Today we planted seeds with our homeschool group. The kids had a blast. Excitement arose in me to start planting. I told Mat about this and then realized tomorrow is March 1, my first scheduled day to plant seeds.
This weekend I am starting my extra-long-germinating seeds. Actually, I am staggering my starts over the next few months. March 30 and April 27 are my other goals for long and short-germinating seeds. Tomorrow I will plant onion seeds, a multitude of flowers that are great for pollinators, and some culinary herbs such as rosemary. At the end of March I will plant most of my vegetables: cabbages and other brassicas, tomatoes, leeks, more onions, eggplants, tomatillos, ground cherries, etc. In April I will plant super greens such as lettuce, basil, kale, chard, mustards, and spinach.
Whenever there is a new moon, you can think of me. We have grown to appreciate the book How to Grow More Vegetables by John Jeavons. It provides general guidelines and is basic enough for all gardeners, yet has a great deal of depth for those with a Masters of Agriculture in Horticulture (my Mathew). There is a short section on planting by the moon and the ideas behind it, so I decided to give it a try this year. However, I think prayer will be the only thing keeping our garden again this year. I look outside at the below average temperatures and just can’t imagine winter ending here in Minnesota.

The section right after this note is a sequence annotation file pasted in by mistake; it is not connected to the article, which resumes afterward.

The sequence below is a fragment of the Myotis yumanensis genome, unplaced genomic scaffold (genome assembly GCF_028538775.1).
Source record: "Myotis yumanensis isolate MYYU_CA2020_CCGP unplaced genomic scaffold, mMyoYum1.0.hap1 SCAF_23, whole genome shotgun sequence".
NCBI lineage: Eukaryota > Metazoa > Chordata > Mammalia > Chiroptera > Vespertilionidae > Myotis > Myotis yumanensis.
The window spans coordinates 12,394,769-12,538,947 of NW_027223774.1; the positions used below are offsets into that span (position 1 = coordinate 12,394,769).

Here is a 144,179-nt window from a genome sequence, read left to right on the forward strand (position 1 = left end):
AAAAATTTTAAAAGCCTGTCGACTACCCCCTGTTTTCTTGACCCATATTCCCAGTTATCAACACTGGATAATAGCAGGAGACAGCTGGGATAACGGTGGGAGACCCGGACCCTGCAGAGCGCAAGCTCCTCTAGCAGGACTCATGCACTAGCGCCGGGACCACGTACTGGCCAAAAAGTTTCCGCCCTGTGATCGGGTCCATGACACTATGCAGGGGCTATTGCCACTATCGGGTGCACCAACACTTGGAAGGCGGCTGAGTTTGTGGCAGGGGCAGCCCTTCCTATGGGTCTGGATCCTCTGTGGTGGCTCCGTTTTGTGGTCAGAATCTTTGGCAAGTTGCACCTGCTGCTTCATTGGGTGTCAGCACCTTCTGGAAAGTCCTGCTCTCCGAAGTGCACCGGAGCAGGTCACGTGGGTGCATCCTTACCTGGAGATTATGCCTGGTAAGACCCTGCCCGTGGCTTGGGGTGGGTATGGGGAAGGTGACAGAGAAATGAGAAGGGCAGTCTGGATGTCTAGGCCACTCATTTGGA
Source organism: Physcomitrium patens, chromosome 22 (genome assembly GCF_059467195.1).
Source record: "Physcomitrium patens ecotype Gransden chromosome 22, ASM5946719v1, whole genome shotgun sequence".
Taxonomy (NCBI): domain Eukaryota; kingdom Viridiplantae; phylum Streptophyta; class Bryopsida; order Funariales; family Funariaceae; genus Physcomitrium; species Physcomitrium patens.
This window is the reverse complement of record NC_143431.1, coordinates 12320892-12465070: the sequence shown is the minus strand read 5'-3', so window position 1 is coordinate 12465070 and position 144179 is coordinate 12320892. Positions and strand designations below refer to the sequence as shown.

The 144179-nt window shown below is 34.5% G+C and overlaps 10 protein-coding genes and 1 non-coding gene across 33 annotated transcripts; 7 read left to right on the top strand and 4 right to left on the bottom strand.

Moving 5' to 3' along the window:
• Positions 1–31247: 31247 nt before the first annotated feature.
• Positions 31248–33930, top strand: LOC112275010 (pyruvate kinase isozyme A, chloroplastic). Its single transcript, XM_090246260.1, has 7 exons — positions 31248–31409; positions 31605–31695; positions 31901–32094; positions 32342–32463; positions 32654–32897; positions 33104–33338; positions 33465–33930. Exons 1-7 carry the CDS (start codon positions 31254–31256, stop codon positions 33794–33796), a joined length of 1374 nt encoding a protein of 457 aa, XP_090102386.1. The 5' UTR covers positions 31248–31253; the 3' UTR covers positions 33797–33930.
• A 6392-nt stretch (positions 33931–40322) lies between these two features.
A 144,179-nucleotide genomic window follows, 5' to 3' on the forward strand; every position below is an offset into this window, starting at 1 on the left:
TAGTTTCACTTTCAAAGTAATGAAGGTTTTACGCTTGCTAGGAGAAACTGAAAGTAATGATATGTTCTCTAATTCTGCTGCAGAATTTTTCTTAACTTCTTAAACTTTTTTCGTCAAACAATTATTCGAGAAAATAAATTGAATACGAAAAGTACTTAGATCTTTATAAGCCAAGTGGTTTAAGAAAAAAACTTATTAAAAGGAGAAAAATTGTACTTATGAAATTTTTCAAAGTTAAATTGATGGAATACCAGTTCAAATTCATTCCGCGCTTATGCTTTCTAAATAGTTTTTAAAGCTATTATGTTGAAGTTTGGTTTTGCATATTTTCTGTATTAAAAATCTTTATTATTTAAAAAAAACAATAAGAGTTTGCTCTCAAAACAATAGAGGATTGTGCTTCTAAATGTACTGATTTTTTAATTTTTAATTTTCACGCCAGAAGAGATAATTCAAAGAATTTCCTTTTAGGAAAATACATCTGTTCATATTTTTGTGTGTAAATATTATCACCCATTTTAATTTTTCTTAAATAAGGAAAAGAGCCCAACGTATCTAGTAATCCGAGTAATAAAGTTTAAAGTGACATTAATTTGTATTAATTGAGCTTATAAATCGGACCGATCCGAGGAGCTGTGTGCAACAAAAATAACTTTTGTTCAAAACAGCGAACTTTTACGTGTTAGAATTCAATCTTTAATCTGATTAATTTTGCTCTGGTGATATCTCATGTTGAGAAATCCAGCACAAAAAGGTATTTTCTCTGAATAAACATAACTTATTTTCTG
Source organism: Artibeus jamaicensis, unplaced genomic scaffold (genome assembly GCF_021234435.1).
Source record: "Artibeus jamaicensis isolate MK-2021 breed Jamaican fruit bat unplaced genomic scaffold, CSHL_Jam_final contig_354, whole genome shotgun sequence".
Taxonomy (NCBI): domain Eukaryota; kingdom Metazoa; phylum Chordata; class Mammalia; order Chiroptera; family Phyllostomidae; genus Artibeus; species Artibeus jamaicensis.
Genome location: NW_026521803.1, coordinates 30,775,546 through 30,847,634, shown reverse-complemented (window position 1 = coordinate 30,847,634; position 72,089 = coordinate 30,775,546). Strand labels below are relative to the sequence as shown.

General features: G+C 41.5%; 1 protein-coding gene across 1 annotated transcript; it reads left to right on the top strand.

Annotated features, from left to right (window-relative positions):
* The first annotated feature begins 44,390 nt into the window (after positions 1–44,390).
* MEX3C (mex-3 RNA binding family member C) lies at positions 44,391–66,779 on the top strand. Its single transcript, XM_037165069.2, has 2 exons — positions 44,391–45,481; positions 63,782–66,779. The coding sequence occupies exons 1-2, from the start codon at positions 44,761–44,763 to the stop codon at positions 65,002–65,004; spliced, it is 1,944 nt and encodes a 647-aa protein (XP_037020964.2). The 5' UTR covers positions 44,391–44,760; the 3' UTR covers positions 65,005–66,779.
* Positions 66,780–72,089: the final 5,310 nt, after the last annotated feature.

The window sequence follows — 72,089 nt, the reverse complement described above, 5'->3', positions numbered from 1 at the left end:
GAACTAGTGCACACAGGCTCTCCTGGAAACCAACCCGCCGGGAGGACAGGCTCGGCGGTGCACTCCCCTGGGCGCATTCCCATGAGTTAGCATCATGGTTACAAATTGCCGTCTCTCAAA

We will be using our Ladbrooke soil block maker. To use these neat little contraptions you need a special kind of soil mix that will stick together. The New Organic Grower by Eliot Coleman gives a good recipe:
3 buckets brown peat (standard peat moss)
1/2 cup Lime
2 buckets coarse sand or perlite.
3 cups base fertilizers (equal parts mix blood meal, colloidal phosphate and greensand)
1 bucket garden soil
2 buckets well-decomposed compost.
Mix all ingredients thoroughly.
Tonight I clean and prepare. Tomorrow I plant. Always we pray the Lord to supply. Come plant with us when it warms up!